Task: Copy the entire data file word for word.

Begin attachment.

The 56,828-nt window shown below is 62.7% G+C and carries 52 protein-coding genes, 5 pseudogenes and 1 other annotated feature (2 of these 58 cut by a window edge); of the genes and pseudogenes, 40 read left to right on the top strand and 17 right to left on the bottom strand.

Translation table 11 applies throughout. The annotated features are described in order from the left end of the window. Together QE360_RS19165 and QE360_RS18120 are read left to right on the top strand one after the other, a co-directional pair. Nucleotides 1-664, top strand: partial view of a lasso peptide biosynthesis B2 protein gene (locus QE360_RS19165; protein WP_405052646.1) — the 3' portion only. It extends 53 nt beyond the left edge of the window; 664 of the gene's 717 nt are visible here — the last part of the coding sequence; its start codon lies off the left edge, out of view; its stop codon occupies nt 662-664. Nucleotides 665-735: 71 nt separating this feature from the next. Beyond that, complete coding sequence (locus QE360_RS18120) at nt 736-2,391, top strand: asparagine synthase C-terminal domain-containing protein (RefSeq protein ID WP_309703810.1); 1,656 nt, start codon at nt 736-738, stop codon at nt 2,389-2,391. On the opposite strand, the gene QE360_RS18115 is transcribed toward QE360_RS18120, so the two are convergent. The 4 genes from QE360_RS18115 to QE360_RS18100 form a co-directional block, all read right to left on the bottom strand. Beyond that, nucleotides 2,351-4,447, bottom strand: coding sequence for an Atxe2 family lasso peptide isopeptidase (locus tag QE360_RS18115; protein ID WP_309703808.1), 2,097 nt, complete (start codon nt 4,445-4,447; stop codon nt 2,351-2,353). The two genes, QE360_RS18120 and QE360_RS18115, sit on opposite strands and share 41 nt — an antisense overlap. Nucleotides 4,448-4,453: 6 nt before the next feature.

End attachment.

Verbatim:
The 56,828-nt window shown below is 62.7% G+C and carries 52 protein-coding genes, 5 pseudogenes and 1 other annotated feature (2 of these 58 cut by a window edge); of the genes and pseudogenes, 40 read left to right on the top strand and 17 right to left on the bottom strand.

Translation table 11 applies throughout. The annotated features are described in order from the left end of the window. Together QE360_RS19165 and QE360_RS18120 are read left to right on the top strand one after the other, a co-directional pair. Nucleotides 1-664, top strand: partial view of a lasso peptide biosynthesis B2 protein gene (locus QE360_RS19165; protein WP_405052646.1) — the 3' portion only. It extends 53 nt beyond the left edge of the window; 664 of the gene's 717 nt are visible here — the last part of the coding sequence; its start codon lies off the left edge, out of view; its stop codon occupies nt 662-664. Nucleotides 665-735: 71 nt separating this feature from the next. Beyond that, complete coding sequence (locus QE360_RS18120) at nt 736-2,391, top strand: asparagine synthase C-terminal domain-containing protein (RefSeq protein ID WP_309703810.1); 1,656 nt, start codon at nt 736-738, stop codon at nt 2,389-2,391. On the opposite strand, the gene QE360_RS18115 is transcribed toward QE360_RS18120, so the two are convergent. The 4 genes from QE360_RS18115 to QE360_RS18100 form a co-directional block, all read right to left on the bottom strand. Beyond that, nucleotides 2,351-4,447, bottom strand: coding sequence for an Atxe2 family lasso peptide isopeptidase (locus tag QE360_RS18115; protein ID WP_309703808.1), 2,097 nt, complete (start codon nt 4,445-4,447; stop codon nt 2,351-2,353). The two genes, QE360_RS18120 and QE360_RS18115, sit on opposite strands and share 41 nt — an antisense overlap. Nucleotides 4,448-4,453: 6 nt before the next feature.